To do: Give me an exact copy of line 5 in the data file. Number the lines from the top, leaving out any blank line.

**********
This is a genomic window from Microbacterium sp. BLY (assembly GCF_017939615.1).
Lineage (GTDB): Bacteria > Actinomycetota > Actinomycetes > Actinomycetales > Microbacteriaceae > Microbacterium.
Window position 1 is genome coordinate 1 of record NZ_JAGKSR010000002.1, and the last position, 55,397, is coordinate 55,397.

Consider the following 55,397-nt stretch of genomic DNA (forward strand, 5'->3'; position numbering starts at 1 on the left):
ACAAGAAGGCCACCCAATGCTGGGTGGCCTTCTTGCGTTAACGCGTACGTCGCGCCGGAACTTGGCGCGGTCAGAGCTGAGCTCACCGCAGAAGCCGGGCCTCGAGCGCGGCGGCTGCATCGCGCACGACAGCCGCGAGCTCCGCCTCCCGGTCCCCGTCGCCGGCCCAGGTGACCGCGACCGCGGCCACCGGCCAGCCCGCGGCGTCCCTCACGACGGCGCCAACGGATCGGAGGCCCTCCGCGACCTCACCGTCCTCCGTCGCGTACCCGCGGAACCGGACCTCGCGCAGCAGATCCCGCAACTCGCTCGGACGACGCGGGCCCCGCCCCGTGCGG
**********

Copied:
ACAAGAAGGCCACCCAATGCTGGGTGGCCTTCTTGCGTTAACGCGTACGTCGCGCCGGAACTTGGCGCGGTCAGAGCTGAGCTCACCGCAGAAGCCGGGCCTCGAGCGCGGCGGCTGCATCGCGCACGACAGCCGCGAGCTCCGCCTCCCGGTCCCCGTCGCCGGCCCAGGTGACCGCGACCGCGGCCACCGGCCAGCCCGCGGCGTCCCTCACGACGGCGCCAACGGATCGGAGGCCCTCCGCGACCTCACCGTCCTCCGTCGCGTACCCGCGGAACCGGACCTCGCGCAGCAGATCCCGCAACTCGCTCGGACGACGCGGGCCCCGCCCCGTGCGG